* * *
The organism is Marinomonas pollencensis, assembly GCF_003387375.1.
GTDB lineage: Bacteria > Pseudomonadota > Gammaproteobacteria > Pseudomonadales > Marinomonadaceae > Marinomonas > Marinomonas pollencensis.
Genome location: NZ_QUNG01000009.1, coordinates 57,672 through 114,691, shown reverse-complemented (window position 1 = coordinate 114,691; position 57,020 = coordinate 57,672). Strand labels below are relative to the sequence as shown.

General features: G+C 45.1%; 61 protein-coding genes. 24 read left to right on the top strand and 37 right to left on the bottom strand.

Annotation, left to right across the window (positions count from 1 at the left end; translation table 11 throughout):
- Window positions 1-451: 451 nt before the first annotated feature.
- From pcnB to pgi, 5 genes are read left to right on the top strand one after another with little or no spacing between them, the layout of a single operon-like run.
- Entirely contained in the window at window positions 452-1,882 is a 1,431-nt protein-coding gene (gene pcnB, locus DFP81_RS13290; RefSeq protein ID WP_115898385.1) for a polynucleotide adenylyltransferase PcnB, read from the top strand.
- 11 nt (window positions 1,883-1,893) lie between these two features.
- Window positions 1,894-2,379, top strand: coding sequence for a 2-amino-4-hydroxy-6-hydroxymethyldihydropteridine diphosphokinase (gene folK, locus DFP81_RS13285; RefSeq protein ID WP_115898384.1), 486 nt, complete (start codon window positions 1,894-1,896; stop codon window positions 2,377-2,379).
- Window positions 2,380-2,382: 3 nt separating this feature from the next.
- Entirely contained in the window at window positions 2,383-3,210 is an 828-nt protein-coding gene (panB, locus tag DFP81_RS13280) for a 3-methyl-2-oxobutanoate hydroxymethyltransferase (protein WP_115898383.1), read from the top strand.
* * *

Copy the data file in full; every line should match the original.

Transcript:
The organism is Marinomonas pollencensis, assembly GCF_003387375.1.
GTDB lineage: Bacteria > Pseudomonadota > Gammaproteobacteria > Pseudomonadales > Marinomonadaceae > Marinomonas > Marinomonas pollencensis.
Genome location: NZ_QUNG01000009.1, coordinates 57,672 through 114,691, shown reverse-complemented (window position 1 = coordinate 114,691; position 57,020 = coordinate 57,672). Strand labels below are relative to the sequence as shown.

General features: G+C 45.1%; 61 protein-coding genes. 24 read left to right on the top strand and 37 right to left on the bottom strand.

Annotation, left to right across the window (positions count from 1 at the left end; translation table 11 throughout):
- Window positions 1-451: 451 nt before the first annotated feature.
- From pcnB to pgi, 5 genes are read left to right on the top strand one after another with little or no spacing between them, the layout of a single operon-like run.
- Entirely contained in the window at window positions 452-1,882 is a 1,431-nt protein-coding gene (gene pcnB, locus DFP81_RS13290; RefSeq protein ID WP_115898385.1) for a polynucleotide adenylyltransferase PcnB, read from the top strand.
- 11 nt (window positions 1,883-1,893) lie between these two features.
- Window positions 1,894-2,379, top strand: coding sequence for a 2-amino-4-hydroxy-6-hydroxymethyldihydropteridine diphosphokinase (gene folK, locus DFP81_RS13285; RefSeq protein ID WP_115898384.1), 486 nt, complete (start codon window positions 1,894-1,896; stop codon window positions 2,377-2,379).
- Window positions 2,380-2,382: 3 nt separating this feature from the next.
- Entirely contained in the window at window positions 2,383-3,210 is an 828-nt protein-coding gene (panB, locus tag DFP81_RS13280) for a 3-methyl-2-oxobutanoate hydroxymethyltransferase (protein WP_115898383.1), read from the top strand.